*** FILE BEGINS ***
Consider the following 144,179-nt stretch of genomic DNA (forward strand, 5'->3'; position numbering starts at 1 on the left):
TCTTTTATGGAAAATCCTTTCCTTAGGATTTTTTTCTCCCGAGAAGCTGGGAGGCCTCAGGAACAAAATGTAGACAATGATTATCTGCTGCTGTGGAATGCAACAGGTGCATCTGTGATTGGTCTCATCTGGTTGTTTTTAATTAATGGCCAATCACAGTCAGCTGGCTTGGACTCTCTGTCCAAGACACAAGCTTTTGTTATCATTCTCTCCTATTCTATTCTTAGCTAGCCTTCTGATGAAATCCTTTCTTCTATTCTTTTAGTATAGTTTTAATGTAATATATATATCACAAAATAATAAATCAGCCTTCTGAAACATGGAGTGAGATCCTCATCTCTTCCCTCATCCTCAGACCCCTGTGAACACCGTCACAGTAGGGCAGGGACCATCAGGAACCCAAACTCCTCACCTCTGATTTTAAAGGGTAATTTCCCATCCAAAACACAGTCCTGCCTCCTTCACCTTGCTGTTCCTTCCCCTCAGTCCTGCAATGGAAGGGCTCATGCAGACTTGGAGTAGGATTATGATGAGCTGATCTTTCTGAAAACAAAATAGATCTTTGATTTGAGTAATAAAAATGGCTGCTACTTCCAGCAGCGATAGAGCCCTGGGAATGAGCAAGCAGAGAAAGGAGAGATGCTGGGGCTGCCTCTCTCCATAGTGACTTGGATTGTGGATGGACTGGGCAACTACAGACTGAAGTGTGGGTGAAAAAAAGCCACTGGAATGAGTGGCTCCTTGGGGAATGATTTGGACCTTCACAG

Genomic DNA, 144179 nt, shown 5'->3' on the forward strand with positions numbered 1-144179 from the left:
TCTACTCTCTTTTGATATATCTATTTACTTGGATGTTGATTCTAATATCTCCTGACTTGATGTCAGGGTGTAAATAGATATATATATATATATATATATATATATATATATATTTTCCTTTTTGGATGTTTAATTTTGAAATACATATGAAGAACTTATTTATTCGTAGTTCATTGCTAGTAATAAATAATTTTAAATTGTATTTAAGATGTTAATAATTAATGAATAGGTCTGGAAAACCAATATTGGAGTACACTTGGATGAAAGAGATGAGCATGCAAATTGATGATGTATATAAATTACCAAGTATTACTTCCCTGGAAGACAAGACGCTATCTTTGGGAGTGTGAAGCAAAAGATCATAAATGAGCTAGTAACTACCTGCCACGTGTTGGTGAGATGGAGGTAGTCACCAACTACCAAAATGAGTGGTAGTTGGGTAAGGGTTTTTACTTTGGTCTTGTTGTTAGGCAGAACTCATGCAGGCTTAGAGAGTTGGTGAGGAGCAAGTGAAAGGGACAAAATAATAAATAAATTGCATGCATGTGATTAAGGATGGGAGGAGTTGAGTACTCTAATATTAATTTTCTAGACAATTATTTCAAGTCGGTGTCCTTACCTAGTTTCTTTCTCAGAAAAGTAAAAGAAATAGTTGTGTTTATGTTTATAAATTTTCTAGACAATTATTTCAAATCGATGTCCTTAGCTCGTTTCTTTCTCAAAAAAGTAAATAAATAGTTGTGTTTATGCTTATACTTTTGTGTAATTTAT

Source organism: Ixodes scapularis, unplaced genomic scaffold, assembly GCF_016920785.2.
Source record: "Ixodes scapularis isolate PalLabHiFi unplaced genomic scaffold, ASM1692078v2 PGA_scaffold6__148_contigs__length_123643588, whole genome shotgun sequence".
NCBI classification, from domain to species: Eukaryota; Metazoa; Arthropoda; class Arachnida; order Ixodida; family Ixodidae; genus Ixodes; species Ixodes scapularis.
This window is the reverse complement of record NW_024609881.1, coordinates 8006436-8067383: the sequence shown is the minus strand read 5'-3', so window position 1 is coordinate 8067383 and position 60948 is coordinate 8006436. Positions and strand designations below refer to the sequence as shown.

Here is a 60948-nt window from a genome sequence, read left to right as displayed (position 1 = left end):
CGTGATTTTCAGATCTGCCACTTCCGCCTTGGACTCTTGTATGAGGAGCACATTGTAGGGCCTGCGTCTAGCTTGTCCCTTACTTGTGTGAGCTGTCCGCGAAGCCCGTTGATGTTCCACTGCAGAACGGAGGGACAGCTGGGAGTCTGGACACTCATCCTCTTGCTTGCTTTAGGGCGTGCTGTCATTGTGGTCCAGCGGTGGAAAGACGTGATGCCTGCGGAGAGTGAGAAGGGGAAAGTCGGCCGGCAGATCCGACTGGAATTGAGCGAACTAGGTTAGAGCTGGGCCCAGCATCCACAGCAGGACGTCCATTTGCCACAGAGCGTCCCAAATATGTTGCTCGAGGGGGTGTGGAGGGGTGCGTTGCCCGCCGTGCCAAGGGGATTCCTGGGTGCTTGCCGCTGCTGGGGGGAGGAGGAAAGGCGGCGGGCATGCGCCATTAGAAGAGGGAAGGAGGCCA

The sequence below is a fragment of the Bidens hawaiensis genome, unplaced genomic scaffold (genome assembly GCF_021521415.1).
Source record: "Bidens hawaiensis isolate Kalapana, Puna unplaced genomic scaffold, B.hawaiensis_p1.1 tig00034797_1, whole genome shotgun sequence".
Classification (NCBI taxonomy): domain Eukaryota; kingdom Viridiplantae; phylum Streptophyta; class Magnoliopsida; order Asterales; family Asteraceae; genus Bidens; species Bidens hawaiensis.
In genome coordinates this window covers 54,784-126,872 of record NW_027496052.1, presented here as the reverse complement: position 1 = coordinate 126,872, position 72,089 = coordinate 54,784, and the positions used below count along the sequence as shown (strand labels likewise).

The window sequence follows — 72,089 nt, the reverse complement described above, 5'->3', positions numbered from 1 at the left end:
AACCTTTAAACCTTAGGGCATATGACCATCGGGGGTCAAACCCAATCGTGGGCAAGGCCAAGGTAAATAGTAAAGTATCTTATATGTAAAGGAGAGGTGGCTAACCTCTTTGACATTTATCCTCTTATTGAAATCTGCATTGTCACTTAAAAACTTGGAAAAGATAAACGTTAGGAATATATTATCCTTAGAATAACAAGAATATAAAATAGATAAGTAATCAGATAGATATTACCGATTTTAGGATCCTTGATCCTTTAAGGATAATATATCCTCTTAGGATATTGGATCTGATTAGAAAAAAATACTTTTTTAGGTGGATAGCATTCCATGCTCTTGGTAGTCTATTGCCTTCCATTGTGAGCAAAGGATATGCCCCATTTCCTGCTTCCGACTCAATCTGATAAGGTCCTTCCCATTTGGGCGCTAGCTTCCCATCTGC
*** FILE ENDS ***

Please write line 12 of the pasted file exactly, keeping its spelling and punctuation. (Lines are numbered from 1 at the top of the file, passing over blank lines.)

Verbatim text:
Source record: "Bidens hawaiensis isolate Kalapana, Puna unplaced genomic scaffold, B.hawaiensis_p1.1 tig00034797_1, whole genome shotgun sequence".